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photo-eye Book Reviews: Bifröst

Bifröst, By Espen R. Krukhaug.
Published by Einer Books, 2011.
Reviewed by Daniel W. Coburn
Espen R. Krukhaug Bifröst
Photographs by Espen R. Krukhaug
Einer Books, Fetsund, 2011. Hardbound. 104 pp., 81 color illustrations, 11-3/4x11-3/4".

In Norse Mythology the word Bifröst is used to describe a burning rainbow bridge that spans between earth and the realm of the gods. In his recent monograph, Espen Krukhaug uses the term Bifröst and a series of photographs in an effort to describe what it's like to suffer from insomnia. In the preface he writes, "I can imagine a good night's sleep, but it always seems just out of reach, as if I'm walking across an endless bridge, never reaching the other side."

Krukhaug presents a series of images that are easy on the eyes. The photographs are well crafted but often employ an eerie colorcast, infusing each image with a poetic and dreamlike ambience. These green, pink and purple tones provide context and a suitable backdrop for Krukhaug's subjects who seem plagued by the penetrating light of a city that is never dark.

Bifröst, by Espen R. Krukhaug. Published by Einer Books, 2011.
Bifröst includes images of dimly lit interior spaces and semi urban landscapes veiled by a sheath of darkness. These photographs seem appropriate and represent scenes that an insomniac might encounter on a midnight stroll. But Krukhaug also photographs models that supposedly suffer from sleep deprivation. Fortunately for him, insomnia seems to only affect young indie/hipster women that like to lounge partially nude in their bedrooms under soft light. The pages of this book are littered with heroin chic faces, either engaging the camera with a come-hither gaze or staring into oblivion in a deep contemplative state. These images are sure to help sell additional copies of Bifröst, but in my opinion detract from the credibility of Krukhaug's investigation.

Bifröst, by Espen R. Krukhaug. Published by Einer Books, 2011.
The strongest images in this book are those that elevate the mundane elements of every day life to monumental status. In Krukhaug's world a wrinkled sheet is transformed into an expansive mountain range. Pebbles, cobblestone, and dust on a dirty path begin to form alien landscapes. The artist uses blur to create beautiful abstract images that remind me of color field paintings by Mark Rothko. This approach to image making begins to describe the psychological state of a suffering insomniac.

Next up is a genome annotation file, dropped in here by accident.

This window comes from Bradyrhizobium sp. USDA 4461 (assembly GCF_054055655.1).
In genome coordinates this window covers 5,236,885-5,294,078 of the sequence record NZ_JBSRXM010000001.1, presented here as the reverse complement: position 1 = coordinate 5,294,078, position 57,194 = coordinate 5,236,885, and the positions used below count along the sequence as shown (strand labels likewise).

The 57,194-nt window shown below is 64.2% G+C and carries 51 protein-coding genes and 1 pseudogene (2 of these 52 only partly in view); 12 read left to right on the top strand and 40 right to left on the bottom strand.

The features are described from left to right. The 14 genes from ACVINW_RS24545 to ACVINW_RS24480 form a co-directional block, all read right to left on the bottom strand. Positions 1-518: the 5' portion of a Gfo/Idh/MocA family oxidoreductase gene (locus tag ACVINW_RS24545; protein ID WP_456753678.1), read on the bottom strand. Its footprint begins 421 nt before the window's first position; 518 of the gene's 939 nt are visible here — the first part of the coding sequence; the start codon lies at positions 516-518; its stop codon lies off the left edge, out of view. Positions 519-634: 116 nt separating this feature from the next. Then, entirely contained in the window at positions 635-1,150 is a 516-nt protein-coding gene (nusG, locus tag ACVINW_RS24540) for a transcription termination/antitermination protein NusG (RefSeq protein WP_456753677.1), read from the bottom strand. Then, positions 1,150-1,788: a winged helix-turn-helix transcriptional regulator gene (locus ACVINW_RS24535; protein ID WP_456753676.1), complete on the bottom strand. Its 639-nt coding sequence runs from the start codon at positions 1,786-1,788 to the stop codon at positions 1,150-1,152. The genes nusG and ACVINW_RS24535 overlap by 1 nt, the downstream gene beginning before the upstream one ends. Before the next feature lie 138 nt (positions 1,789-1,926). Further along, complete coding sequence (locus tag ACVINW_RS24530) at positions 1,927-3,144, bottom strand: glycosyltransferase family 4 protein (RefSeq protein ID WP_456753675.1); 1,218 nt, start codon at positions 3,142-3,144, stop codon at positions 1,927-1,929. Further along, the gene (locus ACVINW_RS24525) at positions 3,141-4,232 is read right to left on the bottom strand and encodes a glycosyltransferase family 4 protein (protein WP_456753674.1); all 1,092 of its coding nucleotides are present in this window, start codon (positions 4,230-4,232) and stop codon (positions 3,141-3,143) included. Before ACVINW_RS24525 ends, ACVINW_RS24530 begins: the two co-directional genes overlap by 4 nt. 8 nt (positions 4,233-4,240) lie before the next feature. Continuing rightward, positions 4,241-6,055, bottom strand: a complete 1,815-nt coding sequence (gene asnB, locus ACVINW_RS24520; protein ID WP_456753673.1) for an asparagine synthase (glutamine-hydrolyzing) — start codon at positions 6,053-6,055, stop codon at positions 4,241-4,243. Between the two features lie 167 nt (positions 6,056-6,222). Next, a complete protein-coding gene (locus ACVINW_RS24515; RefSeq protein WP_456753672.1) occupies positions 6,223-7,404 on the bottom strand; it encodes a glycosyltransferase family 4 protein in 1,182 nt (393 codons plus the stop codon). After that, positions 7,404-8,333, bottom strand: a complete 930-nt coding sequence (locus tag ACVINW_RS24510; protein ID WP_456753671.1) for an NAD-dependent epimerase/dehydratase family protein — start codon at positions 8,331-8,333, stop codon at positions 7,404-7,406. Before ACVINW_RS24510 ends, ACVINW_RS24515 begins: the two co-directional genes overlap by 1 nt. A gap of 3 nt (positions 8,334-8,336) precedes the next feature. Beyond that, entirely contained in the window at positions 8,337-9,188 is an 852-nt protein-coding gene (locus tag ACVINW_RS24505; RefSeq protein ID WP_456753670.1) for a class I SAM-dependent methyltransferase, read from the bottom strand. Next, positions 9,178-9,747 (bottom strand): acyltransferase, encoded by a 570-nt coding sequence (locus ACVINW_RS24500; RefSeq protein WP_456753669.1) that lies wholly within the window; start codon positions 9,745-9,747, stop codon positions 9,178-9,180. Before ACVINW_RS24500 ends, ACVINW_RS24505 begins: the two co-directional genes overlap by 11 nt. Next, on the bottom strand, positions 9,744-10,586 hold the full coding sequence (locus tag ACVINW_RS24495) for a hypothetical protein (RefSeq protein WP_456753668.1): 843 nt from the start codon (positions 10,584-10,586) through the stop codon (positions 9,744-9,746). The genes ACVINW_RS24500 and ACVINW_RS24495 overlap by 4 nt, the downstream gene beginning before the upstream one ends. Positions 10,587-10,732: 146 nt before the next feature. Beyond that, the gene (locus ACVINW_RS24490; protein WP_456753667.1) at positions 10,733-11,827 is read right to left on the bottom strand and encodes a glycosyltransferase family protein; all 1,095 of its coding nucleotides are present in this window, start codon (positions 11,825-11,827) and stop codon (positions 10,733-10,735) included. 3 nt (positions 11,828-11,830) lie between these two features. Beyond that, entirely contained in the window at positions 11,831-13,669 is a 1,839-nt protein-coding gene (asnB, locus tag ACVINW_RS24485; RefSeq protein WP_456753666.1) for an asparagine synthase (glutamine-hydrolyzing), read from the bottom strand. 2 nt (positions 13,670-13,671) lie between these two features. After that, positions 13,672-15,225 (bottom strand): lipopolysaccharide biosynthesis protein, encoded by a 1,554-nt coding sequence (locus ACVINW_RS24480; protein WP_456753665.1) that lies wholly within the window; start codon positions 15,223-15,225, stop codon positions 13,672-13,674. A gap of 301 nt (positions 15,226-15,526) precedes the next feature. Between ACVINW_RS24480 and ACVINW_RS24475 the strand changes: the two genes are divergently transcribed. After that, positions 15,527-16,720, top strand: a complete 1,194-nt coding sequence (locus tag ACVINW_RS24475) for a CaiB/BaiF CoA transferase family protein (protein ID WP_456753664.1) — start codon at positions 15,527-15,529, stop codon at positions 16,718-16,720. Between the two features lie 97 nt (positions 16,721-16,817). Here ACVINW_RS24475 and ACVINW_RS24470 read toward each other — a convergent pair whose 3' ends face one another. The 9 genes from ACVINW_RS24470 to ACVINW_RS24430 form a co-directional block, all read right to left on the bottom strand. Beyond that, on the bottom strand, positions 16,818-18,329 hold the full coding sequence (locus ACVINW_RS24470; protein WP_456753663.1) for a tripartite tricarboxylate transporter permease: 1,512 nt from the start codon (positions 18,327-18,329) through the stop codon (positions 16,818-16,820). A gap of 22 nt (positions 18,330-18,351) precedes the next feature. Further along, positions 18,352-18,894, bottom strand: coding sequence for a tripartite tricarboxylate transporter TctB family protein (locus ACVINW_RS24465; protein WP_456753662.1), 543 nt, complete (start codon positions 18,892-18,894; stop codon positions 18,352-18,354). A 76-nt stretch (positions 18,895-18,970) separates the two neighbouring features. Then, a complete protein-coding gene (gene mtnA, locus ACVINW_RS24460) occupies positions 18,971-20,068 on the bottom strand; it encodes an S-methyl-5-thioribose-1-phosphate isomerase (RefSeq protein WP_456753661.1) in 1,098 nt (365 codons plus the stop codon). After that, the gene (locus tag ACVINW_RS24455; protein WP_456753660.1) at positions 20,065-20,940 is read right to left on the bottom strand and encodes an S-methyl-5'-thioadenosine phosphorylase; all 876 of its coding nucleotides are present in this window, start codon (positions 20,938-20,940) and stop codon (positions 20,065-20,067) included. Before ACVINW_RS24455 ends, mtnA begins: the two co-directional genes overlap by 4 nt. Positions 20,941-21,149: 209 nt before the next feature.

Bifröst, by Espen R. Krukhaug. Published by Einer Books, 2011.
Bifröst includes about 80 images in a single hardbound volume. The photographs are beautiful but sometimes redundant and a bit self-indulgent. Krukhaug's artist statement is the only informative text printed in the book, so as a reader you won't be overwhelmed by artspeak or intellectual ballyhoo. I like this book because I see it for what it is: a series of beautiful photographs, made by a skilled photographer with a poetic vision. I think you will like it too.—DANIEL W. COBURN

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DANIEL W. COBURN is a contemporary photographer whose visually arresting images have garnered national and international praise. Selections from his body of work have been featured in prestigious exhibitions at the Los Angeles Center for Digital Art and the Chelsea Museum of Art in New York. In 2007, Coburn was a recipient of the Artist-In-Residence award at Rocky Mountain National Park. He published a photographic essay entitled Rediscovering Paradise which focused on the impact of an overwhelming human presence in the National Park. He was a recipient of the 2008 Kansas Mid-Career Artist Fellowship Award presented by the Kansas Arts Commission and the National Endowment for the Arts. Coburn's prints are held in many public and private collections including The Mulvane Museum of Art, The Albrecht-Kemper Museum of Art, The Mariana Kistler-Beach Museum of Art and the Moraine Park Museum. Daniel is co-author of a book entitled "Between Earth and Sky" which showcases his collection of photographs from the Midwest. His writings and photographs appear regularly in regional and national publications including Fraction Magazine and photo-eye Magazine. Coburn recieved his BFA with an emphasis in photography from Washburn University where he was the recipient of numerous honors including the prestigious Charles and Margaret Pollak Award. He is currently an instructor and graduate student studying photography at the University of New Mexico.